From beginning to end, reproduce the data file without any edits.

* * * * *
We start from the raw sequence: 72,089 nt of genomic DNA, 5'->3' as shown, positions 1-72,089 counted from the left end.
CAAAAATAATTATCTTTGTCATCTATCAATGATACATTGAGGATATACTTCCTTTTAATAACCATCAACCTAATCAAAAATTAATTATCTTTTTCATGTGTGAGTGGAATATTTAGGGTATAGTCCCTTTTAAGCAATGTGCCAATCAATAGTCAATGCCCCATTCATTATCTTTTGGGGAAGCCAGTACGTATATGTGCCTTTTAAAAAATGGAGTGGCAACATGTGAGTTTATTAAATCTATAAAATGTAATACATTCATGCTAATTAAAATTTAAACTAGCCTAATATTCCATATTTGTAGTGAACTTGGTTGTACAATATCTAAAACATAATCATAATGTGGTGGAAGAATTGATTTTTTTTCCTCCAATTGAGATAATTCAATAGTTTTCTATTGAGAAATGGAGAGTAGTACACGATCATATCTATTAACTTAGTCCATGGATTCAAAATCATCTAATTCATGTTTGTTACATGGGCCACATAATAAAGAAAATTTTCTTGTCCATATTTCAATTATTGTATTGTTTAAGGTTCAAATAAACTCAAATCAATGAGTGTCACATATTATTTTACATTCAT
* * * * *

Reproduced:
We start from the raw sequence: 72,089 nt of genomic DNA, 5'->3' as shown, positions 1-72,089 counted from the left end.
CAAAAATAATTATCTTTGTCATCTATCAATGATACATTGAGGATATACTTCCTTTTAATAACCATCAACCTAATCAAAAATTAATTATCTTTTTCATGTGTGAGTGGAATATTTAGGGTATAGTCCCTTTTAAGCAATGTGCCAATCAATAGTCAATGCCCCATTCATTATCTTTTGGGGAAGCCAGTACGTATATGTGCCTTTTAAAAAATGGAGTGGCAACATGTGAGTTTATTAAATCTATAAAATGTAATACATTCATGCTAATTAAAATTTAAACTAGCCTAATATTCCATATTTGTAGTGAACTTGGTTGTACAATATCTAAAACATAATCATAATGTGGTGGAAGAATTGATTTTTTTTCCTCCAATTGAGATAATTCAATAGTTTTCTATTGAGAAATGGAGAGTAGTACACGATCATATCTATTAACTTAGTCCATGGATTCAAAATCATCTAATTCATGTTTGTTACATGGGCCACATAATAAAGAAAATTTTCTTGTCCATATTTCAATTATTGTATTGTTTAAGGTTCAAATAAACTCAAATCAATGAGTGTCACATATTATTTTACATTCAT